We’ve seen a number of sovereign downgrades of late. How does that affect investment in terms of accessing foreign capital?
There is no doubt that with the problems in the world at the moment, and particularly the political uncertainties, people are more focused on easier markets than a number of emerging markets and Africa is seen to be a difficult market. It takes patience, you need to understand your partners, and as I say, it’s complicated, but the World Bank have said you need $93bn a year for infrastructure development for the next 10 years. Without it, GDP will suffer and the supply chain won’t grow and millions of youth will remain unemployed, creating a volatile environment.
Has your firm been involved with any Chinese investors into Africa?
This is the most interesting and most complicated question, I would say. China is obviously in public perception the big investor, although I believe the US is actually the biggest investor into Africa when you factor in aid and development support, and increasingly you find interest from India as well, but obviously, China is the most prominent and the truth is they do come in, they do deals and they deliver. Transparency can be an issue.
People talk about Africa rising leading to Africa falling or at least standing still at the moment. But when you look at the political situation, you have the China slowdown and a number of other issues arising out of the oil and gas problems. I think this gives Africa an opportunity to stand up for itself and actually reach out and do deals – China is doing a lot, the US won’t want China to be taking over in Africa, and the US has a lot more interest in Africa than one might think.
There are new opportunities; people are interested in Africa, in different parts of Africa, whether it is the mining, industrial, services or the tech sectors and if Africa can get its act together on an individual country basis, and even better if Africa can start doing intra-African trade, that will massively increase its added-value supply chain. The combination of deals to be done with the rest of the world, deals to be done within Africa and those opportunities arising from intra-Africa trade will make a positive difference.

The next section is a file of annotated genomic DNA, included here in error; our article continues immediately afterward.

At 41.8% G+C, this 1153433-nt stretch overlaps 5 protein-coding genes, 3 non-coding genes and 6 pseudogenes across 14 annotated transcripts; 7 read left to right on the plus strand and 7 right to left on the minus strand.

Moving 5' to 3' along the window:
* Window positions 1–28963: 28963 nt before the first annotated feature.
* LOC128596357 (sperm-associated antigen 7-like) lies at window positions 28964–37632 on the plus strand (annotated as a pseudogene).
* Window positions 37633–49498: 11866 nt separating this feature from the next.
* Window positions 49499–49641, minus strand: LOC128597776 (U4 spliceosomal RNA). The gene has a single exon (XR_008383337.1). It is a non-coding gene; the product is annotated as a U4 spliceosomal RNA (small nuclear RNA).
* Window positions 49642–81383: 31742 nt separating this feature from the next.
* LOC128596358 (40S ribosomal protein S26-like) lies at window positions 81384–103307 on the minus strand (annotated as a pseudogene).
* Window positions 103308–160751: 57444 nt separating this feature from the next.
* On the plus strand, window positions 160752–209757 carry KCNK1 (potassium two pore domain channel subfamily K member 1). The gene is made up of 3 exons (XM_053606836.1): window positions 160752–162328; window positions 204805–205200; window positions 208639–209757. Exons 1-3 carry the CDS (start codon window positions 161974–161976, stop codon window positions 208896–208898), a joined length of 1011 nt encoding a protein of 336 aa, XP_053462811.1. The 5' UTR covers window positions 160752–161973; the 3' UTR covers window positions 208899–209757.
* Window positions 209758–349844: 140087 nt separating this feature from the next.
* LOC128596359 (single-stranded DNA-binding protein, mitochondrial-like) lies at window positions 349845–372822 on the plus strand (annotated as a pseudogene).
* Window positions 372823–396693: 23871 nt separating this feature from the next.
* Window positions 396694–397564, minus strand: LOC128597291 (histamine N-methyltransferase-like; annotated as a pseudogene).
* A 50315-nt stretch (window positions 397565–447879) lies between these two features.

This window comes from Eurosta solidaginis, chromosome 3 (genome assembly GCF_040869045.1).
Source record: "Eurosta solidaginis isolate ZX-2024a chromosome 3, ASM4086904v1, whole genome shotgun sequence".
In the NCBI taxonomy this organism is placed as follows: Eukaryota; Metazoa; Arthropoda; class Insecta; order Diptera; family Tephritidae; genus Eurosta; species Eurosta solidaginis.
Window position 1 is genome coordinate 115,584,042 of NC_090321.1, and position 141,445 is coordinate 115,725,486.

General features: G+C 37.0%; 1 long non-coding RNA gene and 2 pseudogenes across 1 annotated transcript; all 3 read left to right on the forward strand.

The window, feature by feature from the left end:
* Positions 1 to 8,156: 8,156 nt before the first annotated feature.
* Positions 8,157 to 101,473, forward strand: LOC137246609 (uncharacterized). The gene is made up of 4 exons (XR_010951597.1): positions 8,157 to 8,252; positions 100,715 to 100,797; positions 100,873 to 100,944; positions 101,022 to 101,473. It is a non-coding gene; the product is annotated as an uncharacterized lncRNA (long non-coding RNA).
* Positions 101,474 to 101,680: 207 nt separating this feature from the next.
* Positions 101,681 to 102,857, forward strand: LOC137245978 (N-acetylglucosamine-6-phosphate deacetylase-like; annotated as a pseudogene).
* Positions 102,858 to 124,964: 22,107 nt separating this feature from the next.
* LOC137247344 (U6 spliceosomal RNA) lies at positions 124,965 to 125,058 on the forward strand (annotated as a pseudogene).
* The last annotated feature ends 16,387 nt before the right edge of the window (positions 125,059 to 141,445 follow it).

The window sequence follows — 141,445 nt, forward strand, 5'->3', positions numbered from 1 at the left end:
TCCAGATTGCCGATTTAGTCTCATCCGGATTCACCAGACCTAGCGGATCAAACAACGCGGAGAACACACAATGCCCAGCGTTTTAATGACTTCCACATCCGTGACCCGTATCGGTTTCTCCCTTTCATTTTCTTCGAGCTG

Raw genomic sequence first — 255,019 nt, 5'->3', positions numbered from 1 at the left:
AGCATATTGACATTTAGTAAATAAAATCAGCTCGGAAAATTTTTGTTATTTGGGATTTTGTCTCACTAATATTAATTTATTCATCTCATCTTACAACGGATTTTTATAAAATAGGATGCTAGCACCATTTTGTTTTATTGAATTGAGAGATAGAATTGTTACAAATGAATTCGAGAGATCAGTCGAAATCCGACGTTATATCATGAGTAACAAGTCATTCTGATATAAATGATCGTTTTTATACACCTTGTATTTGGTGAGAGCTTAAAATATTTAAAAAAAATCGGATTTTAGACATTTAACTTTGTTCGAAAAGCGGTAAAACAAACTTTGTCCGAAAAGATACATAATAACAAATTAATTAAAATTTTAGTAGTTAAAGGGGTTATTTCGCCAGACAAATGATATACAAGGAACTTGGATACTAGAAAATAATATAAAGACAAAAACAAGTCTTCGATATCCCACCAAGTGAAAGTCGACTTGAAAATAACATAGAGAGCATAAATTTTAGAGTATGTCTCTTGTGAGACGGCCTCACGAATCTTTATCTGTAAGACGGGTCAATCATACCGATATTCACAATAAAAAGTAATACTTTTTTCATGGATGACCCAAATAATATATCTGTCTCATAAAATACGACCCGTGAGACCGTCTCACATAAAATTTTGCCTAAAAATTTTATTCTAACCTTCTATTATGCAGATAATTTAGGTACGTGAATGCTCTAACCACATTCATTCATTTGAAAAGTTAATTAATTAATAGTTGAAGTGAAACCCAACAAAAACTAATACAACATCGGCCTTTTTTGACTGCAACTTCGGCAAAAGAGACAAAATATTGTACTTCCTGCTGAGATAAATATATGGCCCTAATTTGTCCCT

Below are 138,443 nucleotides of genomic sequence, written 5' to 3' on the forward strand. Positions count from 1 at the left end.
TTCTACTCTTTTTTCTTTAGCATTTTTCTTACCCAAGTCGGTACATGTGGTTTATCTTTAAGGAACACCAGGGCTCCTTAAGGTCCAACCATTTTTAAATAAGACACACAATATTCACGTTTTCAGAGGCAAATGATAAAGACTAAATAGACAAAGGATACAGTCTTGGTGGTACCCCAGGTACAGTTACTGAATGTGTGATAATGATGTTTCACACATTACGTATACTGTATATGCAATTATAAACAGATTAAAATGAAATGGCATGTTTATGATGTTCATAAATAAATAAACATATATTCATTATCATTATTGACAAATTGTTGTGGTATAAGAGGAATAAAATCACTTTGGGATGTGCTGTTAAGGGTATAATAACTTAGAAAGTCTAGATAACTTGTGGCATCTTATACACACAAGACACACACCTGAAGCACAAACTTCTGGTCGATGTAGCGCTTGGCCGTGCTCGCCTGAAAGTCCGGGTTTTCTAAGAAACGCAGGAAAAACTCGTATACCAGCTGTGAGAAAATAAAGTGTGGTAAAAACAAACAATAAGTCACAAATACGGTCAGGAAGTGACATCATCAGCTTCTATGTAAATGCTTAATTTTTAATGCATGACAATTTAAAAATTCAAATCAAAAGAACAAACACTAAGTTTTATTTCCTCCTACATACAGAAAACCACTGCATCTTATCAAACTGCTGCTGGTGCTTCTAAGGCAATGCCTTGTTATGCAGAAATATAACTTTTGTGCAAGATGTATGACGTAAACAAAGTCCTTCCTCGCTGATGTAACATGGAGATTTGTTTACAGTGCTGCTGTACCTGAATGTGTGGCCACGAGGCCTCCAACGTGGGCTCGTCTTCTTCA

As you mentioned, the World Bank has said that Africa needs $93bn in infrastructure investment every year for the next 10 years. Would you say that’s attainable?
I think it is optimistic. All the DFIs, and all the governments are focused on delivering that but unless they do the things we’ve talked about it’s not going to happen, although you are seeing the mining market improving significantly, particularly the junior mining end. You’re also seeing oil prices picking up, albeit slightly, but currently the big focus in Africa is on diversification. Particularly in agri-business, there is a chance that more money will be available.
There is money in the world markets that is looking for opportunities and returns in Africa can be higher than you can get in the developed world. If governments can create the right frameworks then deals can be done. If Africa doesn’t stand up for itself when it has the opportunity to do so, then it is missing a huge opportunity to change its fortunes. The time for Africa to stand up is now.